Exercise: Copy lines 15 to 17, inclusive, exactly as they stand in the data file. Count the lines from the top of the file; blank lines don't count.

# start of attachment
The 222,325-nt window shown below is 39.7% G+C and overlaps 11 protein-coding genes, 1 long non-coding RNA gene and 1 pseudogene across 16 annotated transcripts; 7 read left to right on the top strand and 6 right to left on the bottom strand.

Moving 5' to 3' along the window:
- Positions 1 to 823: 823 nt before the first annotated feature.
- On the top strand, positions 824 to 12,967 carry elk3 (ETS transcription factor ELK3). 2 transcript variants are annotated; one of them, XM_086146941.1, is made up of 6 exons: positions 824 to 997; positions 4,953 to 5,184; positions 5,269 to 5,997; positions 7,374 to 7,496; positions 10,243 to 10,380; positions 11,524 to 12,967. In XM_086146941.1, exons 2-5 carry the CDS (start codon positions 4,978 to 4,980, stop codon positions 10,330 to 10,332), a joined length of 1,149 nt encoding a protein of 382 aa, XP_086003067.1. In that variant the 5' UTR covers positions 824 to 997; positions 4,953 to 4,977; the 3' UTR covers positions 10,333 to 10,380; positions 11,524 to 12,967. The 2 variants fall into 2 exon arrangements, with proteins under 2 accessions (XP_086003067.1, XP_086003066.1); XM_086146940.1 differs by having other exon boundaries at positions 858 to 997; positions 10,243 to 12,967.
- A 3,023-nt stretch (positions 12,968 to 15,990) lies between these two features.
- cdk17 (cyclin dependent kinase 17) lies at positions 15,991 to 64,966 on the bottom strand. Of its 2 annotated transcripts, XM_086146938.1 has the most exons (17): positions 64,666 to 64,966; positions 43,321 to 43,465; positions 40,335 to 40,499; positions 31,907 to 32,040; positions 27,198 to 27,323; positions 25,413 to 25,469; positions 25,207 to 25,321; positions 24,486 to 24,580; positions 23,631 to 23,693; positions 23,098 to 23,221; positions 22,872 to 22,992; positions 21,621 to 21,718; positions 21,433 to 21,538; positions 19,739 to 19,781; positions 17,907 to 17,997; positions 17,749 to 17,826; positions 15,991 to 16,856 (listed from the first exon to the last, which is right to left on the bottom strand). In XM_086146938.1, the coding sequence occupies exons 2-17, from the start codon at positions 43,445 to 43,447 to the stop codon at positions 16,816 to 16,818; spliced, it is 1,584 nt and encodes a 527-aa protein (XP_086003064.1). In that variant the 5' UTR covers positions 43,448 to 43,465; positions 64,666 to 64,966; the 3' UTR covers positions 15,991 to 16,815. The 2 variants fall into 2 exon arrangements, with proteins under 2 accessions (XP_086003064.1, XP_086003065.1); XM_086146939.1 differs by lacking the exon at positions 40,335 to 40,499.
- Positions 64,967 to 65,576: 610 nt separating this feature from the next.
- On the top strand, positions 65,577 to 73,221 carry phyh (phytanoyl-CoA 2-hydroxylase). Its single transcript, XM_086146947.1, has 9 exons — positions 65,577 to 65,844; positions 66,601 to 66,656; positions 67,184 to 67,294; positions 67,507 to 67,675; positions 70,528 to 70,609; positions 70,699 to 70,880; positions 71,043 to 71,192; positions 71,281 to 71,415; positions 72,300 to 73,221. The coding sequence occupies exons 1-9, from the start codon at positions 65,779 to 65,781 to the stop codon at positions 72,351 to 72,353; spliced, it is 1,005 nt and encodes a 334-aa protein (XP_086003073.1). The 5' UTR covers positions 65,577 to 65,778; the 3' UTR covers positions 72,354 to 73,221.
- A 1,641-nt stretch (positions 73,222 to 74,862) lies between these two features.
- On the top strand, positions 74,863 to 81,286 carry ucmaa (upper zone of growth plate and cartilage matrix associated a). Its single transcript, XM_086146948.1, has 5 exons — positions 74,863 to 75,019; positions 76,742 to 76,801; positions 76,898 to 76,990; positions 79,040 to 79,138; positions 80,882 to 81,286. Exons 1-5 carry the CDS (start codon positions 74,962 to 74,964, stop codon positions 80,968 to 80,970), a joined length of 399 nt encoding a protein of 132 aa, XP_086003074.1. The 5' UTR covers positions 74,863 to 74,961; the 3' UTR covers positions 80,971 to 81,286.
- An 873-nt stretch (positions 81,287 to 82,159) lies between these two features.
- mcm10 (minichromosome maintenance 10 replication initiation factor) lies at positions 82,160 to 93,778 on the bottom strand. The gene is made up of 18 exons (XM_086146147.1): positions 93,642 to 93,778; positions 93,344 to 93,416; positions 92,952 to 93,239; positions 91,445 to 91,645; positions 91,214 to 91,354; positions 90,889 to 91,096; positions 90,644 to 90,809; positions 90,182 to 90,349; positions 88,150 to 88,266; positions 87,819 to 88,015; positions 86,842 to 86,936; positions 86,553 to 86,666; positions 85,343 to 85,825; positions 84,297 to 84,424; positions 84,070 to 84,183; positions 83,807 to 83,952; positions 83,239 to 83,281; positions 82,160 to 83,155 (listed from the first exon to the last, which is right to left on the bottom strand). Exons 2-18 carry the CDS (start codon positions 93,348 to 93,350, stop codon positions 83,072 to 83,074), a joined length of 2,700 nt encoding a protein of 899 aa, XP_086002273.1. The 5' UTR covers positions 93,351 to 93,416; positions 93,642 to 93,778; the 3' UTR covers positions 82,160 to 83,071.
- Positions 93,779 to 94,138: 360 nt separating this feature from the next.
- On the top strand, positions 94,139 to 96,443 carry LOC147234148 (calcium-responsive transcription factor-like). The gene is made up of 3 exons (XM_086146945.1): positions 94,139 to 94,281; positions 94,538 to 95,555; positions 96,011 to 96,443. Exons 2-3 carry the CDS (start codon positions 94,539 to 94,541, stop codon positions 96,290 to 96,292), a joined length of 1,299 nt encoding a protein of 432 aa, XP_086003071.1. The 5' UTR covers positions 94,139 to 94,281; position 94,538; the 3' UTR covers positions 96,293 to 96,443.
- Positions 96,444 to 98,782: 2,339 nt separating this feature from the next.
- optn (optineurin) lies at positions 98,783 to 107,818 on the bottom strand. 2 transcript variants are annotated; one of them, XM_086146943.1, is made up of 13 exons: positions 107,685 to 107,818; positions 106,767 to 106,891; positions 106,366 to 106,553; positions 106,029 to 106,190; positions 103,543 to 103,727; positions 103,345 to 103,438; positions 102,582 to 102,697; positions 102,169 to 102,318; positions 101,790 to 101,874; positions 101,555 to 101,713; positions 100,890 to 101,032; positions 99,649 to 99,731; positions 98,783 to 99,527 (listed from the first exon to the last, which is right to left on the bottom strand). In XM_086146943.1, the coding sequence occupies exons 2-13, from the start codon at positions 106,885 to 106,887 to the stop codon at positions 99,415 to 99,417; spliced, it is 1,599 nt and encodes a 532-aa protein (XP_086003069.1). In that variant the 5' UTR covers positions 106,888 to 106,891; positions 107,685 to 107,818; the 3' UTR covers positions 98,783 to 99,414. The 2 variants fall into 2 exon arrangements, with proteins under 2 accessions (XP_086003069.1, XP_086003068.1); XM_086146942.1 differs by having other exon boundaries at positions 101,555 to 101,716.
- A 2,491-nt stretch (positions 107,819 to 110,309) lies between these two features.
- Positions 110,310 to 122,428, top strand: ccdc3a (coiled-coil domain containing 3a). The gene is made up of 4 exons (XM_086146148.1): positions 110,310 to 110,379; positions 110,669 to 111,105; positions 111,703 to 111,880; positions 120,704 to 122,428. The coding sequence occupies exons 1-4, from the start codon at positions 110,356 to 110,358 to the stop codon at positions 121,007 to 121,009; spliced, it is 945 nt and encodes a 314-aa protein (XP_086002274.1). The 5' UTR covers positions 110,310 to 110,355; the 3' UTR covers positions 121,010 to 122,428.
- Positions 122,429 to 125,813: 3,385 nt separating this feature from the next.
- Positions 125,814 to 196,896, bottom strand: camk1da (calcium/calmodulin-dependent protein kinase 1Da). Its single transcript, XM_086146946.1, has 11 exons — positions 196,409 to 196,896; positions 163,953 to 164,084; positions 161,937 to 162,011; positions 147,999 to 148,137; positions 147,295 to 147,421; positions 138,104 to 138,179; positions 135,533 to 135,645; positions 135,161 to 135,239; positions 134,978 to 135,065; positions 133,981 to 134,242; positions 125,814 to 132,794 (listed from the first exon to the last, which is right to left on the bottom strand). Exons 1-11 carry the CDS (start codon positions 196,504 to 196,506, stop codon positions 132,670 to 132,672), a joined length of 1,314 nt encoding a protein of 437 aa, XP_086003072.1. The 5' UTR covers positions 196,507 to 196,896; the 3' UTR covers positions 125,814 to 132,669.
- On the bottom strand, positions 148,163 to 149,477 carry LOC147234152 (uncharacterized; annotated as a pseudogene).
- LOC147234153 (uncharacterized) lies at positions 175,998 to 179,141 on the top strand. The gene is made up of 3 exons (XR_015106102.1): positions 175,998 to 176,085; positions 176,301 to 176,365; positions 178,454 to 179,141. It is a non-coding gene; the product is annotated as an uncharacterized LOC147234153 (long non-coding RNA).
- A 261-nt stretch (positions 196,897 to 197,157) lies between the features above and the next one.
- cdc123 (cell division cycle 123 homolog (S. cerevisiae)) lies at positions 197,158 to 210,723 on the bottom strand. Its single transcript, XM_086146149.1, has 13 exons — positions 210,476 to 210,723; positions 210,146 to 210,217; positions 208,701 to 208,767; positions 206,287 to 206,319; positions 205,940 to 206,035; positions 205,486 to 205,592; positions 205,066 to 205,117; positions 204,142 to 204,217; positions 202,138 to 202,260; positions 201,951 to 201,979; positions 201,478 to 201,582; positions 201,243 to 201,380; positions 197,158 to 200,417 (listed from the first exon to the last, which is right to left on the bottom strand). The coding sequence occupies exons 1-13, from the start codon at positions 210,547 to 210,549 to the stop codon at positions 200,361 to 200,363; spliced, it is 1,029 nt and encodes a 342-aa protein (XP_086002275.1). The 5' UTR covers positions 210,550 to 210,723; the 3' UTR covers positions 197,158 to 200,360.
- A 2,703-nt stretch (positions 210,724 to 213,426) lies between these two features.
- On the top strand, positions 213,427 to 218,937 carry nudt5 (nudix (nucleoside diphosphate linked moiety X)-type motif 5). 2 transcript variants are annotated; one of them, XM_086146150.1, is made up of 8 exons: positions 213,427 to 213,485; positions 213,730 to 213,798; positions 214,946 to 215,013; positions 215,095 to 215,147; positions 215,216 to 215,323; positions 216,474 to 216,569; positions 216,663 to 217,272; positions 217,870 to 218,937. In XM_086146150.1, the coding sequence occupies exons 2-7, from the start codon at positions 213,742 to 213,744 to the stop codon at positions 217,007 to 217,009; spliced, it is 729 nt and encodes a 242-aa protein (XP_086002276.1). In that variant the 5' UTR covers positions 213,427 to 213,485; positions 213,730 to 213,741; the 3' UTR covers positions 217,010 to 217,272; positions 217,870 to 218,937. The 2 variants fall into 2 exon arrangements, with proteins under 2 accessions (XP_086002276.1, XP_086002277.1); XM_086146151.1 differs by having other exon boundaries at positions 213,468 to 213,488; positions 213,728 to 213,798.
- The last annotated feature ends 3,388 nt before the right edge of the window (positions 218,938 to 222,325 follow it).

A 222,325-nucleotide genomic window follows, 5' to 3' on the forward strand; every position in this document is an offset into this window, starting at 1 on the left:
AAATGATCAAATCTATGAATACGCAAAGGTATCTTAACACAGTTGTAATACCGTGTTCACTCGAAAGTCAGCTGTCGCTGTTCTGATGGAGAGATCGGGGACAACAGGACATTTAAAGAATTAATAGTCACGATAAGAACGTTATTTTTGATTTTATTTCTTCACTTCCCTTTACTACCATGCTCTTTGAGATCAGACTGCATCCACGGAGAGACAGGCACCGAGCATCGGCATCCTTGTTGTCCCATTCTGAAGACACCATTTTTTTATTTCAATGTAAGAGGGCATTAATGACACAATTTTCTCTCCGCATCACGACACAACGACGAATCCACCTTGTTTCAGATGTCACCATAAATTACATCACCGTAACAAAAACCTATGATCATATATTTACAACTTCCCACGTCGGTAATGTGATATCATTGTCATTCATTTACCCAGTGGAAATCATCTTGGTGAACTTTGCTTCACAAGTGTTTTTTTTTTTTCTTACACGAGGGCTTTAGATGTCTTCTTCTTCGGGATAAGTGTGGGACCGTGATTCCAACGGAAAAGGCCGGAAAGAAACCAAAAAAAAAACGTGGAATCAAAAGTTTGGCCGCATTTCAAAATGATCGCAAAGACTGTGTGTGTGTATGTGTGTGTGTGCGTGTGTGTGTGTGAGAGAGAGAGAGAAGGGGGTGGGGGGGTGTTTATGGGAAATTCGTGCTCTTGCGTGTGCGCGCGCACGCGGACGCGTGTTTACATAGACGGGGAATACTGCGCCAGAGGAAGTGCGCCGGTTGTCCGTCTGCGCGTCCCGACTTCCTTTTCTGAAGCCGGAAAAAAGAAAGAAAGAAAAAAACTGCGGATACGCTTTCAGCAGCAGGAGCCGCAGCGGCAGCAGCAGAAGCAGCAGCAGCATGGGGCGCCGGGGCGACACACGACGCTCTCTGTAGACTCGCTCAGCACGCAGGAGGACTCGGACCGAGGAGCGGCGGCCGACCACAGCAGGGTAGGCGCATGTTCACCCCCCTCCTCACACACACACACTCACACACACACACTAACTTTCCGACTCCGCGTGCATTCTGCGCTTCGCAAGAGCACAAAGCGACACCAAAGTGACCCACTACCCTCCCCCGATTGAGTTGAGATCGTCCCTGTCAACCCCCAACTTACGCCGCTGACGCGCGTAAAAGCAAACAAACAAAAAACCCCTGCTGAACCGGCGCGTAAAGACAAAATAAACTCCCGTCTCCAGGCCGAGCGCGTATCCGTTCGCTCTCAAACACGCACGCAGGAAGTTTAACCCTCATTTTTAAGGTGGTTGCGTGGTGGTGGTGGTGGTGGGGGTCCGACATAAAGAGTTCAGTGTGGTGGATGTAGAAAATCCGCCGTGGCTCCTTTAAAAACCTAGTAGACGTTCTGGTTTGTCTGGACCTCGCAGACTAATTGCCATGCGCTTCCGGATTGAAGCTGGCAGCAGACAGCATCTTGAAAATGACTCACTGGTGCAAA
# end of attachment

- Positions 96,444 to 98,782: 2,339 nt separating this feature from the next.
- optn (optineurin) lies at positions 98,783 to 107,818 on the bottom strand. 2 transcript variants are annotated; one of them, XM_086146943.1, is made up of 13 exons: positions 107,685 to 107,818; positions 106,767 to 106,891; positions 106,366 to 106,553; positions 106,029 to 106,190; positions 103,543 to 103,727; positions 103,345 to 103,438; positions 102,582 to 102,697; positions 102,169 to 102,318; positions 101,790 to 101,874; positions 101,555 to 101,713; positions 100,890 to 101,032; positions 99,649 to 99,731; positions 98,783 to 99,527 (listed from the first exon to the last, which is right to left on the bottom strand). In XM_086146943.1, the coding sequence occupies exons 2-13, from the start codon at positions 106,885 to 106,887 to the stop codon at positions 99,415 to 99,417; spliced, it is 1,599 nt and encodes a 532-aa protein (XP_086003069.1). In that variant the 5' UTR covers positions 106,888 to 106,891; positions 107,685 to 107,818; the 3' UTR covers positions 98,783 to 99,414. The 2 variants fall into 2 exon arrangements, with proteins under 2 accessions (XP_086003069.1, XP_086003068.1); XM_086146942.1 differs by having other exon boundaries at positions 101,555 to 101,716.
- A 2,491-nt stretch (positions 107,819 to 110,309) lies between these two features.